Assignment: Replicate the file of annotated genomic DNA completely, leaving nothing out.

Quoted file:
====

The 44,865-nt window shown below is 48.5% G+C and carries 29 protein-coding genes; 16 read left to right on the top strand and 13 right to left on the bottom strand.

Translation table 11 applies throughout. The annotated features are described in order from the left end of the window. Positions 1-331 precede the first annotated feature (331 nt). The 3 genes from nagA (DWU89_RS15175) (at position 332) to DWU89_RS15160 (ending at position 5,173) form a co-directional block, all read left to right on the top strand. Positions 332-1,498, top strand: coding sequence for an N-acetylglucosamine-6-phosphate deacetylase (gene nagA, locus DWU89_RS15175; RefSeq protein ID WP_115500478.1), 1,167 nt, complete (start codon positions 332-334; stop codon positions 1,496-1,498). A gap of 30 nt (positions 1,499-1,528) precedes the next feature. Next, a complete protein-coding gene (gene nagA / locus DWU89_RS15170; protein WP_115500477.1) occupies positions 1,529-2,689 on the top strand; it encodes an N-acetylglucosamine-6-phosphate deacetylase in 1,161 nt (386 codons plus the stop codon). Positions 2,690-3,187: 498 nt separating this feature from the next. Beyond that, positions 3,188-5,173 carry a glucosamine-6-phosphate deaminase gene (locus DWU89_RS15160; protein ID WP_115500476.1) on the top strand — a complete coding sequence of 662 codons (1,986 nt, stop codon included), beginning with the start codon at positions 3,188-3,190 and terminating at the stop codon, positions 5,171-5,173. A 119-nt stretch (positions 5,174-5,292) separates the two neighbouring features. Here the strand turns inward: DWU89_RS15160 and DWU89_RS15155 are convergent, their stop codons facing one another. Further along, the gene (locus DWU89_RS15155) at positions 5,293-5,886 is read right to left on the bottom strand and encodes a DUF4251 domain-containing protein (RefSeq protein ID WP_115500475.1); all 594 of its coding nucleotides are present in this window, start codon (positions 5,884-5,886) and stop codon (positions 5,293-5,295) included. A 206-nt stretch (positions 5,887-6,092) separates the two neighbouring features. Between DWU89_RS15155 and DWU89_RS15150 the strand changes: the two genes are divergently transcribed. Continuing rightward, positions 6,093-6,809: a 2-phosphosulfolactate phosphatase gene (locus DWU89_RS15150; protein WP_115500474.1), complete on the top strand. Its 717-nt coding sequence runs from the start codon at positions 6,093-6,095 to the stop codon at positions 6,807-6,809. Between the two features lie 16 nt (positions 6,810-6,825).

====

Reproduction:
The 44,865-nt window shown below is 48.5% G+C and carries 29 protein-coding genes; 16 read left to right on the top strand and 13 right to left on the bottom strand.

Translation table 11 applies throughout. The annotated features are described in order from the left end of the window. Positions 1-331 precede the first annotated feature (331 nt). The 3 genes from nagA (DWU89_RS15175) (at position 332) to DWU89_RS15160 (ending at position 5,173) form a co-directional block, all read left to right on the top strand. Positions 332-1,498, top strand: coding sequence for an N-acetylglucosamine-6-phosphate deacetylase (gene nagA, locus DWU89_RS15175; RefSeq protein ID WP_115500478.1), 1,167 nt, complete (start codon positions 332-334; stop codon positions 1,496-1,498). A gap of 30 nt (positions 1,499-1,528) precedes the next feature. Next, a complete protein-coding gene (gene nagA / locus DWU89_RS15170; protein WP_115500477.1) occupies positions 1,529-2,689 on the top strand; it encodes an N-acetylglucosamine-6-phosphate deacetylase in 1,161 nt (386 codons plus the stop codon). Positions 2,690-3,187: 498 nt separating this feature from the next. Beyond that, positions 3,188-5,173 carry a glucosamine-6-phosphate deaminase gene (locus DWU89_RS15160; protein ID WP_115500476.1) on the top strand — a complete coding sequence of 662 codons (1,986 nt, stop codon included), beginning with the start codon at positions 3,188-3,190 and terminating at the stop codon, positions 5,171-5,173. A 119-nt stretch (positions 5,174-5,292) separates the two neighbouring features. Here the strand turns inward: DWU89_RS15160 and DWU89_RS15155 are convergent, their stop codons facing one another. Further along, the gene (locus DWU89_RS15155) at positions 5,293-5,886 is read right to left on the bottom strand and encodes a DUF4251 domain-containing protein (RefSeq protein ID WP_115500475.1); all 594 of its coding nucleotides are present in this window, start codon (positions 5,884-5,886) and stop codon (positions 5,293-5,295) included. A 206-nt stretch (positions 5,887-6,092) separates the two neighbouring features. Between DWU89_RS15155 and DWU89_RS15150 the strand changes: the two genes are divergently transcribed. Continuing rightward, positions 6,093-6,809: a 2-phosphosulfolactate phosphatase gene (locus DWU89_RS15150; protein WP_115500474.1), complete on the top strand. Its 717-nt coding sequence runs from the start codon at positions 6,093-6,095 to the stop codon at positions 6,807-6,809. Between the two features lie 16 nt (positions 6,810-6,825).